For the first time in three days, my bed didn’t move underneath me last night. No constant jostle, sway, bump, no shift, no lurch. We just got back from a train trip east, first to visit our family of friends in
then to visit my brother in Clifton Forge, Virginia. Two eastbound nights, Bellingham
to Chicago, of
train whistles, a perpetual drive, racing across the continent in the dark at
79 mph then slowing to a stop waiting for a freight train to pass. Three westbound nights on the train coming
|Waiting for the train in Bellingham|
We ate dinner on a table set with white table cloths, ordered steak and cod from amiable waiters standing legs astride to keep their balance as they took our orders. Our first dinner mates were a fit looking orthodontist and his silent 18 year old daughter, who were heading from Camano Island to Whitefish,
for a weekend of skiing. At each meal throughout the trip, we were seated
across from two new travelers, exchanging travel stories and destinations.
We learned that the treasure of Amtrak’s all American menu was found in their
desserts, like their signature warm date-pudding cake with toffee pecan sauce. Mmmmmmm.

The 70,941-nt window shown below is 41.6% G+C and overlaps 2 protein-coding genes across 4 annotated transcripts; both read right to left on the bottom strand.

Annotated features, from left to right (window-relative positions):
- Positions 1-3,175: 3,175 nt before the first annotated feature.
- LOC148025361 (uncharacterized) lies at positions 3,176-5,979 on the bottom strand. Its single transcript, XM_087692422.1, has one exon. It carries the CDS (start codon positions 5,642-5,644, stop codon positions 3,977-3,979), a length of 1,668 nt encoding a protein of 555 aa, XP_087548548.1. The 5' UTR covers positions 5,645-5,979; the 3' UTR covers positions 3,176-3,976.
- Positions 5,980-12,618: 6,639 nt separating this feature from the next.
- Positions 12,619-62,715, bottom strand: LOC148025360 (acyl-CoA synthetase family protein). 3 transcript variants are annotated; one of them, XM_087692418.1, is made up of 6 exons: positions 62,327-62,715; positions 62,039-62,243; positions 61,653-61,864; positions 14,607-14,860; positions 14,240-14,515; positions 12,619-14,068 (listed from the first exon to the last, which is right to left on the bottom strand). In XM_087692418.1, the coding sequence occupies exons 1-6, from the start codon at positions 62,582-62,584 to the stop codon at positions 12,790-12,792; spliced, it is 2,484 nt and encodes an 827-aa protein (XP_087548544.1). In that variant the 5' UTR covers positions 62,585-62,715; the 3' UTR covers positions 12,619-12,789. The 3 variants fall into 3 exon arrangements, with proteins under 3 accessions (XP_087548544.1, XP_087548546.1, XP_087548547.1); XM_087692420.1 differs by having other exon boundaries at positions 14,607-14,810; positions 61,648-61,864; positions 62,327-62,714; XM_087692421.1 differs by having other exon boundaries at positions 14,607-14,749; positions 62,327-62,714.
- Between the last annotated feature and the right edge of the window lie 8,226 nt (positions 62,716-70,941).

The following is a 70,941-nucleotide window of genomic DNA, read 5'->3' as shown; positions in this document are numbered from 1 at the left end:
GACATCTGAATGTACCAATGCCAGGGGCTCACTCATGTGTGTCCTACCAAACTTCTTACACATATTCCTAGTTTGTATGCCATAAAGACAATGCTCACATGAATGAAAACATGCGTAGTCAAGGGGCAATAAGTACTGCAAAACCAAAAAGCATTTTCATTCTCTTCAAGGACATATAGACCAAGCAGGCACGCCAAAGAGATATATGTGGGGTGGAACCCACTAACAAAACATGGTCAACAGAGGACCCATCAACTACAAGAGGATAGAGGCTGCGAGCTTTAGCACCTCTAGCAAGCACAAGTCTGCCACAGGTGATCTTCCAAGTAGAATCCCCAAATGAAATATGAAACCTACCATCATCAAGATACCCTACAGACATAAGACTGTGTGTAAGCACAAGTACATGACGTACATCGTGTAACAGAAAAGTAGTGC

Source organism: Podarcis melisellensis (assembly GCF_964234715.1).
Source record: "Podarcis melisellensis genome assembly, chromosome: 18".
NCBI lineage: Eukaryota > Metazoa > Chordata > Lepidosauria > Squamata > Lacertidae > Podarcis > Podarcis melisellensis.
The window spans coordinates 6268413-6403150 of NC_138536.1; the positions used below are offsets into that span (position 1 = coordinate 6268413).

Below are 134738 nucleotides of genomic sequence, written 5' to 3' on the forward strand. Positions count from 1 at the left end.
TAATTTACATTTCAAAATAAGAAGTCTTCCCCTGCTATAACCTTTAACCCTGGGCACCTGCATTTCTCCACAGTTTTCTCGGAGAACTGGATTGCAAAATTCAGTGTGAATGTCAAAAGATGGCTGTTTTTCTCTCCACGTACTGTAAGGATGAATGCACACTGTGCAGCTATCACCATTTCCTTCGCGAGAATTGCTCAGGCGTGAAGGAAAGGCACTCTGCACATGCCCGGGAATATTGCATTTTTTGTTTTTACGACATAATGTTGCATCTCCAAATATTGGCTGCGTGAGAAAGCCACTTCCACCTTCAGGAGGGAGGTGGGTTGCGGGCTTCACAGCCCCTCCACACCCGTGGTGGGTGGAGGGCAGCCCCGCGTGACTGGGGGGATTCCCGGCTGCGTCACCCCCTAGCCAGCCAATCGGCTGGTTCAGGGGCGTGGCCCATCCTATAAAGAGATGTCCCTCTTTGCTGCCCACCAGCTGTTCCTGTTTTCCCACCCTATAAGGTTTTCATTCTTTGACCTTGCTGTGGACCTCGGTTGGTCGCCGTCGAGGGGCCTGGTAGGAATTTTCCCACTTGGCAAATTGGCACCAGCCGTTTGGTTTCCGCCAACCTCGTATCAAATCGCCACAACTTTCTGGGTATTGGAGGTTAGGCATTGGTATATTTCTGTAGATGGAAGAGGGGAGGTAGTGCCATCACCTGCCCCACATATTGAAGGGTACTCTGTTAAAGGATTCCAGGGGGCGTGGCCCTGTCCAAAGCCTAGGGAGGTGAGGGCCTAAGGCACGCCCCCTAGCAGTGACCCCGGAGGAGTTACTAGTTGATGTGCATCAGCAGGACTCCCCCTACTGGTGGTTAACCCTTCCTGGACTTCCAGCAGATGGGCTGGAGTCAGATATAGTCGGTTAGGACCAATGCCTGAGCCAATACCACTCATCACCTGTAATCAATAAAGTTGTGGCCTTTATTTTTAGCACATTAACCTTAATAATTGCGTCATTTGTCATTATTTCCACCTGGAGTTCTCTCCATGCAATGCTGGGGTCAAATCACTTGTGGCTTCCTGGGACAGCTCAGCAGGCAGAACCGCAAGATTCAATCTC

So near winter solstice, darkness descended early. We missed the views as our train climbed over the Cascades, our descent into the frozen orchards of eastern
Washington, the flattening landscape as we crossed Idaho. It all whizzed
unseen as we passed our first long winter night on Amtrak.
Still, the beds. We had chosen luxury over necessity when we made our reservations for a “roomette” on the train. The roomette promised us a private space with two facing seats by the window, bathroom down the hall. The car attendant came by in the evening and turned the seats into a set of bunk beds for the night, each made up with crisp white sheets and standard blue blankets. Perhaps “luxury” is an overreaching term here. The top bunk was 20” wide, the bottom was 24”. The top bunk included webbing clipped between the bed and the ceiling to grab onto if you roll out.
The first night I crawled into the upper bunk, so close to the ceiling that I couldn’t sit up, a space so small and windowless that I only lasted about ten minutes. “This isn’t going to work,” I called to Lynne, as motion sickness and claustrophobia immediately kicked up in my body. She generously agreed to switch. She has proven to be the more stalwart traveler many times when we have been on trips, able to read while the car or the boat is moving, able to sit backwards and able to eat while I am struggling not to throw up. Once again, Lynne saved the day, or this time, the night.
Traveling by Amtrak is considered “slow” travel, but only in comparison to flying. We had ruled out driving this distance. It would have taken us a week to get from
to Kentucky and Virginia. Lynne ruled out the abuses of
flying: being wedged into seats where you are not able to cross your legs,
having to deal with hordes of people going through security, racing between